We can now see the consequence of the fall of Satan: Satan constantly seeks to destroy all that is good. The powerful fallen angel, source of evil, is one explanation for the evil we see in nature. Yet, a final question remains: why doesn’t God stop the devil from spreading natural evil. We know God allows moral evil so that he can allow us to exist as creatures of free will, but why the natural evil? One solution is to recognize that justice demands retribution for evil. In this sense, the moral evils done by man are punished by natural evils. The human race is bound up as one family, and the evil done by one member merits punishment to all members. Therefore, the evil done by the first father and mother of the human race (Adam and Eve) merited punishment. Scripture attests to this fact:

And God said to Adam, "Because you have listened to the voice of your wife, and have eaten of the tree of which I commanded you, 'You shall not eat of it,' cursed is the ground because of you; in toil you shall eat of it all the days of your life; 18 thorns and thistles it shall bring forth to you; and you shall eat the plants of the field. 19 In the sweat of your face you shall eat bread till you return to the ground, for out of it you were taken; you are dust, and to dust you shall return" (Genesis 3:17-30).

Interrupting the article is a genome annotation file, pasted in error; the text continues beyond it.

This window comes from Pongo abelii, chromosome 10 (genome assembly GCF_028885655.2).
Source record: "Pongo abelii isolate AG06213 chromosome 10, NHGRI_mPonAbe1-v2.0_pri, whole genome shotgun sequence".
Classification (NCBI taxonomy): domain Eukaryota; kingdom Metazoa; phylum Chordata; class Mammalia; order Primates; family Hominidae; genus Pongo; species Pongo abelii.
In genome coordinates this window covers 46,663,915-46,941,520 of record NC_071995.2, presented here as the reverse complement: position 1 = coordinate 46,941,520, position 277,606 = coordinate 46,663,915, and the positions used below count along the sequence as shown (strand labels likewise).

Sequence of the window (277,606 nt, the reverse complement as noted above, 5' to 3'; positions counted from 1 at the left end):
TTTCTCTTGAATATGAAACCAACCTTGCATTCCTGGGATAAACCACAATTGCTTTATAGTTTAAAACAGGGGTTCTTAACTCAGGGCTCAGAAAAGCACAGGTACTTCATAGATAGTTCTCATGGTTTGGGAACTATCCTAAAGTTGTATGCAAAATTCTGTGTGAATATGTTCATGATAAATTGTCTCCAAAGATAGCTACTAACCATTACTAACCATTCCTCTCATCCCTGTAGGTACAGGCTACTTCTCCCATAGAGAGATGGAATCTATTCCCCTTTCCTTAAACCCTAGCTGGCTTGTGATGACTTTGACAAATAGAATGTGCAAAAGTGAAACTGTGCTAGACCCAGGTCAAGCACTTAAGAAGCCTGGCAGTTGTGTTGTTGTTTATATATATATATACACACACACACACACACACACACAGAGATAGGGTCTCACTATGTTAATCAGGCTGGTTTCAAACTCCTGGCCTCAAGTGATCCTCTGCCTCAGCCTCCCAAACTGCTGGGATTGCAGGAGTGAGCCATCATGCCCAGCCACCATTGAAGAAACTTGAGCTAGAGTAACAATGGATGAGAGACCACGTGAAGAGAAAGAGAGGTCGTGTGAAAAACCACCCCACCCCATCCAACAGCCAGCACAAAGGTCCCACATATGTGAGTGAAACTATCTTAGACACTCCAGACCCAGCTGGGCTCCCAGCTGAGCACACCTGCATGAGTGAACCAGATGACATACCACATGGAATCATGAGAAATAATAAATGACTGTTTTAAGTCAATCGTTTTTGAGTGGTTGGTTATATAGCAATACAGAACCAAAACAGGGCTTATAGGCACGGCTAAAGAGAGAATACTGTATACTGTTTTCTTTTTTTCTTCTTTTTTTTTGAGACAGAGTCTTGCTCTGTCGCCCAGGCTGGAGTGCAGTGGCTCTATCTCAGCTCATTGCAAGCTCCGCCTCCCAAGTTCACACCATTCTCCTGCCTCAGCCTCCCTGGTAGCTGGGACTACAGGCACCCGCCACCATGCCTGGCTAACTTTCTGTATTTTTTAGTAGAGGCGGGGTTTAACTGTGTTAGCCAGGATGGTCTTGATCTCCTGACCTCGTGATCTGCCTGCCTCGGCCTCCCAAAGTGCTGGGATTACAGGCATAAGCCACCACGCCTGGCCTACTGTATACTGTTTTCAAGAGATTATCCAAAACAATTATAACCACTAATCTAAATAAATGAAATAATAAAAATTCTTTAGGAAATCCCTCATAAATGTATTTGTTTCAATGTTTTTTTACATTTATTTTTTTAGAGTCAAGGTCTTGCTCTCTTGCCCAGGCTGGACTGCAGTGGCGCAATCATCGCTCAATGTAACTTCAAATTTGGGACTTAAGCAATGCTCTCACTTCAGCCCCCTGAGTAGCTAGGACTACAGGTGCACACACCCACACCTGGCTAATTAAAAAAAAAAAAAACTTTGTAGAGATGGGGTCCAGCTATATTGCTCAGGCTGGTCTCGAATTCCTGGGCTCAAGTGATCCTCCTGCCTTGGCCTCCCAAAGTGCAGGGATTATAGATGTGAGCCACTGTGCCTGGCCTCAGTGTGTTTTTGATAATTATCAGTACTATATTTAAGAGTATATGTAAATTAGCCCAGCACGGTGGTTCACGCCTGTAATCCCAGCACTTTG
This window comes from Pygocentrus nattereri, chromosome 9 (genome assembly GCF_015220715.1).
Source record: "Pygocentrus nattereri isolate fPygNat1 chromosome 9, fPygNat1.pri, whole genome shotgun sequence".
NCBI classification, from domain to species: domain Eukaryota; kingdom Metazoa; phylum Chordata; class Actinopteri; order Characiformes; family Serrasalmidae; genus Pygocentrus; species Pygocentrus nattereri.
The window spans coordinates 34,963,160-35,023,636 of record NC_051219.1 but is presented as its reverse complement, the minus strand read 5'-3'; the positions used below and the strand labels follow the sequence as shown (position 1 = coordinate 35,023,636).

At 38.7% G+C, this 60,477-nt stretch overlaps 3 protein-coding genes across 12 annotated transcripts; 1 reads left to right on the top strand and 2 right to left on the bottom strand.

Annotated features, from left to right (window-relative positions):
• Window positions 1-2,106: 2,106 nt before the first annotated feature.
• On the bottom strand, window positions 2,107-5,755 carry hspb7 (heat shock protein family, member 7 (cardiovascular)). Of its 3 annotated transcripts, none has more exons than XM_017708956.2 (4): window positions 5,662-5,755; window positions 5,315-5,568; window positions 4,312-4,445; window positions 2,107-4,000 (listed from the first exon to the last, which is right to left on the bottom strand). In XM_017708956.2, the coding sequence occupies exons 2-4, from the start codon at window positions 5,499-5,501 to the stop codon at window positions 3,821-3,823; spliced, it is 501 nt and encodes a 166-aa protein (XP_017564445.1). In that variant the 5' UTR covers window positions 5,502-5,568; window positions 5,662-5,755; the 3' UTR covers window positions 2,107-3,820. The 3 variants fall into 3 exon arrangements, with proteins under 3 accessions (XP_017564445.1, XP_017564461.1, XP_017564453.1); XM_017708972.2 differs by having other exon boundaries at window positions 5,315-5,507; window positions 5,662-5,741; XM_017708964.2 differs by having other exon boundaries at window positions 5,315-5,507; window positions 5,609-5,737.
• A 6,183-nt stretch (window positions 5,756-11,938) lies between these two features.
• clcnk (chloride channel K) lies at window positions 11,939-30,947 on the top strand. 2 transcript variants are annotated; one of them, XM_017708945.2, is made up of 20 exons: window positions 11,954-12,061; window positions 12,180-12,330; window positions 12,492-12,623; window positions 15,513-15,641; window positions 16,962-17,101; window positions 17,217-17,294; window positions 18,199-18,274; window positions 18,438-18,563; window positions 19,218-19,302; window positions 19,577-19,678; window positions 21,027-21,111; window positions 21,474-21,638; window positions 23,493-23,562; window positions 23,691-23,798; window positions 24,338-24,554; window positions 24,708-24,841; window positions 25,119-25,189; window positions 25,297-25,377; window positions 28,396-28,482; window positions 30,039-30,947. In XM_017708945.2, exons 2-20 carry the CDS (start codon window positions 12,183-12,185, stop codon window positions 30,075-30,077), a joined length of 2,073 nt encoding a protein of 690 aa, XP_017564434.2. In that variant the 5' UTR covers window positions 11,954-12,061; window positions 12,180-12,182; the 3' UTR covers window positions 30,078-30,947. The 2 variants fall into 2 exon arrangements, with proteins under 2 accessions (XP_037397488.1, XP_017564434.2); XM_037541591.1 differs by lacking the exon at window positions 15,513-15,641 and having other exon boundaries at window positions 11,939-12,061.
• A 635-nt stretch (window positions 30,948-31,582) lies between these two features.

Therefore it is likely that God permits the devil and his army of fallen angels to prey on man and on all material things. Certainly this is a hard and difficult fact, but St. Paul recognized that suffering had a redemptive value. He believed that if a person experiences the unavoidable suffering of life, they can the suffering to draw themselves closer to God. A person bereft of the joys of the world can either despair or avail themselves to the deeper joy in God.

Thus, the existence of evil in creation is not incompatible with an all-good and all-powerful God. Evil is not a tangible thing created by a good God; instead it is an intangible lack of goodness caused by the abuse of free will of Satan. Ultimately, the problem of evil loses its force because P1 (premise one of the proof against God’s existence) is false. Evil is not a tangible reality within the universe; therefore we acknowledge that God did create a perfect universe. However, the corruptions of the good universe entered it through the free choice of Satan. Thus, the loss of goodness within creation cannot be ultimately attributed to the work of God. We can be comforted with the knowledge that nothing can ultimately contest the power of God; eventually in the fullness of time, good will triumph over evil.